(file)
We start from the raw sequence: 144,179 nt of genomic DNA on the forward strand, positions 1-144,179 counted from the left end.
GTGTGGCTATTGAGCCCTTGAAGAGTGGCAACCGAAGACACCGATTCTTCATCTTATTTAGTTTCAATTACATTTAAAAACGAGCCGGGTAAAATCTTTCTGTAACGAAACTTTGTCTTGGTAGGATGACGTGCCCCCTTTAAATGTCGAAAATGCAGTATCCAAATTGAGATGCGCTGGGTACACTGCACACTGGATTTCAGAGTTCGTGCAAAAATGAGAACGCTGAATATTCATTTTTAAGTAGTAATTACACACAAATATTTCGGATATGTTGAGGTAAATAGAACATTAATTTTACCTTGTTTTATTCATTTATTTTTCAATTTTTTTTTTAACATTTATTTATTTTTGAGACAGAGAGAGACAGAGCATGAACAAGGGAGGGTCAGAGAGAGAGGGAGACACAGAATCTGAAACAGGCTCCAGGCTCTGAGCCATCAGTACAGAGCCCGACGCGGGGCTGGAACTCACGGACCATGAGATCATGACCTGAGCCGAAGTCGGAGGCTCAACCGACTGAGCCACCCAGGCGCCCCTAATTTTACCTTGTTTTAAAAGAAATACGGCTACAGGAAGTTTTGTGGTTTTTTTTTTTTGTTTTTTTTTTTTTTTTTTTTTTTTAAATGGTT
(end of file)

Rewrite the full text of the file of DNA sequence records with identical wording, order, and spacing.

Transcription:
We start from the raw sequence: 144,179 nt of genomic DNA on the forward strand, positions 1-144,179 counted from the left end.
GTGTGGCTATTGAGCCCTTGAAGAGTGGCAACCGAAGACACCGATTCTTCATCTTATTTAGTTTCAATTACATTTAAAAACGAGCCGGGTAAAATCTTTCTGTAACGAAACTTTGTCTTGGTAGGATGACGTGCCCCCTTTAAATGTCGAAAATGCAGTATCCAAATTGAGATGCGCTGGGTACACTGCACACTGGATTTCAGAGTTCGTGCAAAAATGAGAACGCTGAATATTCATTTTTAAGTAGTAATTACACACAAATATTTCGGATATGTTGAGGTAAATAGAACATTAATTTTACCTTGTTTTATTCATTTATTTTTCAATTTTTTTTTTAACATTTATTTATTTTTGAGACAGAGAGAGACAGAGCATGAACAAGGGAGGGTCAGAGAGAGAGGGAGACACAGAATCTGAAACAGGCTCCAGGCTCTGAGCCATCAGTACAGAGCCCGACGCGGGGCTGGAACTCACGGACCATGAGATCATGACCTGAGCCGAAGTCGGAGGCTCAACCGACTGAGCCACCCAGGCGCCCCTAATTTTACCTTGTTTTAAAAGAAATACGGCTACAGGAAGTTTTGTGGTTTTTTTTTTTTGTTTTTTTTTTTTTTTTTTTTTTTTAAATGGTT